>=virtual/udev-171 gudev hwdb introspection keymap
xfce-base/xfdesktop thunar
net-nds/openldap minimal

If we run the “equery uses openldap” command, we’ll see that the minimal USE flag is enabled. The USE flags that will be used are presented in the picture below, where the red USE flags are enabled and blue USE flags are disabled. Notice that the minimal USE flag is red and therefore enabled.

If we edit /usr/portage/profiles/targets/desktop/package.use and comment out the “net-nds/openldap minimal” line and then rerun the “equery uses openldap” command, the minimal USE flag will be disabled, as can be seen below.

Therefore we can see how the USE flags affect the system we’re using. In order to select a hardened profile, we must run the command below to set the “hardened/linux/amd64” profile.

# eselect profile set 9

After setting the profile that we want, we can check whether the change was successful (notice that the ‘*’ character does not specify the “hardened/linux/amd64” profile.

# eselect profile list
Available profile symlink targets:
[1] default/linux/amd64/13.0
[2] default/linux/amd64/13.0/selinux
[3] default/linux/amd64/13.0/desktop
[4] default/linux/amd64/13.0/desktop/gnome
[5] default/linux/amd64/13.0/desktop/kde
[6] default/linux/amd64/13.0/developer
[7] default/linux/amd64/13.0/no-multilib
[8] default/linux/amd64/13.0/x32
[9] hardened/linux/amd64 *
[10] hardened/linux/amd64/selinux
[11] hardened/linux/amd64/no-multilib
[12] hardened/linux/amd64/no-multilib/selinux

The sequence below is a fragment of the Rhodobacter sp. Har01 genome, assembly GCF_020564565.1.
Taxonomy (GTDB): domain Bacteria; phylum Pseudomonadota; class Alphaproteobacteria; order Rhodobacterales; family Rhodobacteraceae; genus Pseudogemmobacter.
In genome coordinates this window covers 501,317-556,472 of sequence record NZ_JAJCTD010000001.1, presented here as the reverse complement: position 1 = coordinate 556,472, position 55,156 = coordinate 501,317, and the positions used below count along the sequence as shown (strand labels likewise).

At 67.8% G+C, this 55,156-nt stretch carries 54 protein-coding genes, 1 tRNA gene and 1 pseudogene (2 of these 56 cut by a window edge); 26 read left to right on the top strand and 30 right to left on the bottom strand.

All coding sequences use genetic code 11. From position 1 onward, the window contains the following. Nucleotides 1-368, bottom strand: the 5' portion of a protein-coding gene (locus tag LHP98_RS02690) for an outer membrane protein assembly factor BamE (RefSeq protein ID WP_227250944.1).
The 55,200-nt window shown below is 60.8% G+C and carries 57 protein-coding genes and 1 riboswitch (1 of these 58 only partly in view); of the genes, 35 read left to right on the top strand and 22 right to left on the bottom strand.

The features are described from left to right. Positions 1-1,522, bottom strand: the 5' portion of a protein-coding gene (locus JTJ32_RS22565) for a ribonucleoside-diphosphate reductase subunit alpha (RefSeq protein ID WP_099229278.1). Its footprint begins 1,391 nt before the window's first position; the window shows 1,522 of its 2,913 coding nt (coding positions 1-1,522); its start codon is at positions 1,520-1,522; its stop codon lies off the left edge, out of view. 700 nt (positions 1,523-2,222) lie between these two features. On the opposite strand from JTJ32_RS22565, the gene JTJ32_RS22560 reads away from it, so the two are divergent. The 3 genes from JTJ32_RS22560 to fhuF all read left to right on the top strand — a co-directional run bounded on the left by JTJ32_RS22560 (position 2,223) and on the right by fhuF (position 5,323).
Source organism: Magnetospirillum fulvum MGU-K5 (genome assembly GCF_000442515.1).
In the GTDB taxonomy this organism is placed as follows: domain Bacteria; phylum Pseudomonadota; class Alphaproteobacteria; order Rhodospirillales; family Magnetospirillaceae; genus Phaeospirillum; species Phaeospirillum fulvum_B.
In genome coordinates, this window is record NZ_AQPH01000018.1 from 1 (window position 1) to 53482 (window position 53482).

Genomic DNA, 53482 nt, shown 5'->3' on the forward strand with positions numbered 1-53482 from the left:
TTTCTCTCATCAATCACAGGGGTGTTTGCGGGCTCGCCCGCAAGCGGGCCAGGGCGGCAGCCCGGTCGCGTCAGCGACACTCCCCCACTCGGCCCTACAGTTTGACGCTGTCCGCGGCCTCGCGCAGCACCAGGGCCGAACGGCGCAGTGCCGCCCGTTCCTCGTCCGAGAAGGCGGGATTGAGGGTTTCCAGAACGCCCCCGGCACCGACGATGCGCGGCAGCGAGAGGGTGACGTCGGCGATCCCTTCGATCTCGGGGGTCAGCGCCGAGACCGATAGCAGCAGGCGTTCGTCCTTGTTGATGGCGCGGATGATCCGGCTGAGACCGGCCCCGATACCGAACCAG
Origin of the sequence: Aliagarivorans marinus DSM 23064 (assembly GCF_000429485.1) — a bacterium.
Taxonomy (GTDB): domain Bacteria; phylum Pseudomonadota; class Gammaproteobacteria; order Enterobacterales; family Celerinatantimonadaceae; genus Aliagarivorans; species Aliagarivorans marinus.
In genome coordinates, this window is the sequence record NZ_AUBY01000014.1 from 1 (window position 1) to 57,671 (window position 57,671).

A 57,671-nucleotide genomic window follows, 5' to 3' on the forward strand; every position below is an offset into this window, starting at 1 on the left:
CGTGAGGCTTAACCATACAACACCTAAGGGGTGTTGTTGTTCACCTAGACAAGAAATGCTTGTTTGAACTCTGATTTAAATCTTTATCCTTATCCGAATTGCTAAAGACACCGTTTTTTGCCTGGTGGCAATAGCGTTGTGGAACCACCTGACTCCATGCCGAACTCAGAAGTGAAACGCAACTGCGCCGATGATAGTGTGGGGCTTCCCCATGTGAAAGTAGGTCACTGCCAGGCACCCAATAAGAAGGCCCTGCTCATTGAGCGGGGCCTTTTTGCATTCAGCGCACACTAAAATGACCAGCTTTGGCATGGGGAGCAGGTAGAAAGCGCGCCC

[13] hardened/linux/amd64/x32
[14] hardened/linux/uclibc/amd64

Note that by running the “eselect profile set 9” command we didn’t actually change anything in the system. We merely changed the profile that will be used when building and installing packages, which means the new USE flags will be used when packages are being installed. Therefore we must rebuild the system in order for the changes to take effect.

One of the important packages in the system are the ones that are actually used in building process, such as gcc, binutils, and glibc. Those packages are the heart of the Gentoo Linux system, since they are used to compile and link the packages. If we want to apply the hardened profile to those packages, we must rebuild them by issuing the emerge command.

# emerge virtual/libc sys-devel/gcc sys-devel/binutils

Once the rebuilding is done, we’ll have a hardened toolchain ready to start building other packages by using the hardened profile. We also need to set the hardened gcc compiler as default. Note that we can choose gcc with both SSP and PIE enabled or disabled. We can display all available gcc versions with the “gcc-config -l” command, as seen below. The first option, which supports SSP as well as PIE, is already selected, so we don’t have to do anything.

# gcc-config -l
[1] x86_64-pc-linux-gnu-4.5.4 *
[2] x86_64-pc-linux-gnu-4.5.4-hardenednopie
[3] x86_64-pc-linux-gnu-4.5.4-hardenednopiessp
[4] x86_64-pc-linux-gnu-4.5.4-hardenednossp
[5] x86_64-pc-linux-gnu-4.5.4-vanilla


[1] Hardened Gentoo
[2] Security-Enhanced Linux
[4] Hardened/Toolchain
[5] Hardened/PaX Quickstart
[8] Advanced Portage Features
[9] Elfix
[10] Avfs: An On-Access Anti-Virus File System
[11] Eicar Download,
[12] Gentoo Security Handbook,